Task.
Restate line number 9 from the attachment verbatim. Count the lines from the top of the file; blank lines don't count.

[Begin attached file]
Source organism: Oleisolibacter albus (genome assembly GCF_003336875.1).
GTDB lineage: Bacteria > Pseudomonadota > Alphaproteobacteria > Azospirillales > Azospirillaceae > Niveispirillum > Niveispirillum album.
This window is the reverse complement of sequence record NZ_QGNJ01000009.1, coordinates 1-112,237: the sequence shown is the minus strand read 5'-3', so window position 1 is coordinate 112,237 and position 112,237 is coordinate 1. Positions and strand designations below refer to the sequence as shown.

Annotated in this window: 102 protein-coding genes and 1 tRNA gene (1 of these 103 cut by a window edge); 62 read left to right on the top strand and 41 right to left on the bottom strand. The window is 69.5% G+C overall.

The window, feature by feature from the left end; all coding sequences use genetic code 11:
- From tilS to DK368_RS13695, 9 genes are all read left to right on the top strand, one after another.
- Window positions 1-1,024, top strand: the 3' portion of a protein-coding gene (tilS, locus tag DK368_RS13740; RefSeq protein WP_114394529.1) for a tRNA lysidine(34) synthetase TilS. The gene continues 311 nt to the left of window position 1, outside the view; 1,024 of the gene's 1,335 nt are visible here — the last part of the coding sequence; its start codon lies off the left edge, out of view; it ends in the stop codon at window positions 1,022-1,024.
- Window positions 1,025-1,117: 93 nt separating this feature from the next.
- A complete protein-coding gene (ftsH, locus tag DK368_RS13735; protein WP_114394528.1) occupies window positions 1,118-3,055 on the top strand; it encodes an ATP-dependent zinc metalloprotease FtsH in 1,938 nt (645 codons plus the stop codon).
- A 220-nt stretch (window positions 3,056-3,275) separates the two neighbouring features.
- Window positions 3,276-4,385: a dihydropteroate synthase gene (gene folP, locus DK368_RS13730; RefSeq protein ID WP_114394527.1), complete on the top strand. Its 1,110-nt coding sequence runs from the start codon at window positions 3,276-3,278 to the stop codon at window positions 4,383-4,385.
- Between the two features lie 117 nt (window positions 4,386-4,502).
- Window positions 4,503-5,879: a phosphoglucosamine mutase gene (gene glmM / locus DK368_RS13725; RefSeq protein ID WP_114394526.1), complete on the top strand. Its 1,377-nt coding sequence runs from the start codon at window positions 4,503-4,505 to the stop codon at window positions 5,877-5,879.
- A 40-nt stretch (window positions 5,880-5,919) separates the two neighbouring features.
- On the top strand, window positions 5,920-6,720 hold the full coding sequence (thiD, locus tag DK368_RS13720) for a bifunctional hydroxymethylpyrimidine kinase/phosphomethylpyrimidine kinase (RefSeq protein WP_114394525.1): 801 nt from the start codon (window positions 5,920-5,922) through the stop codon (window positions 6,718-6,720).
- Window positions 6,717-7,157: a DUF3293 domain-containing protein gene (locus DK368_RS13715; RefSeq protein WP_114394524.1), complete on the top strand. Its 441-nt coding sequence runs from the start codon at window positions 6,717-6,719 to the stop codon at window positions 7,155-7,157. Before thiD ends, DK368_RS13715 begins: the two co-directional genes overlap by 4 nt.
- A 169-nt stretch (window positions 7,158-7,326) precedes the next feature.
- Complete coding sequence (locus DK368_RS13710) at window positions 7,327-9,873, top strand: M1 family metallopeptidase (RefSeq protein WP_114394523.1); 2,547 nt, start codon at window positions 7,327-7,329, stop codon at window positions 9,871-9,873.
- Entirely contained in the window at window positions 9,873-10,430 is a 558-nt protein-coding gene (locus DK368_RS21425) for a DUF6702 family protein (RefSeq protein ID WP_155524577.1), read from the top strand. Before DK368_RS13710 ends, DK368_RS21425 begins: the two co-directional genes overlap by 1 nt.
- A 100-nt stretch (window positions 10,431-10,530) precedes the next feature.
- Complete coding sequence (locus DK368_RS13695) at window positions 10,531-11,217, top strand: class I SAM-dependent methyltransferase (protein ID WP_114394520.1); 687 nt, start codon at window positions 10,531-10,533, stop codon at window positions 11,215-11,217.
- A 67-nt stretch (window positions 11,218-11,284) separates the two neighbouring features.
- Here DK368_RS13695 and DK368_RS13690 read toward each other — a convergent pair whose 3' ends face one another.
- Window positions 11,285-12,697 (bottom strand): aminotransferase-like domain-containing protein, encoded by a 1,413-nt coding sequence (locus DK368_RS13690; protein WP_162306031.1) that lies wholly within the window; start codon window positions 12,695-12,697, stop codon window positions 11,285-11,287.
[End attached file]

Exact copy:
- A complete protein-coding gene (ftsH, locus tag DK368_RS13735; protein WP_114394528.1) occupies window positions 1,118-3,055 on the top strand; it encodes an ATP-dependent zinc metalloprotease FtsH in 1,938 nt (645 codons plus the stop codon).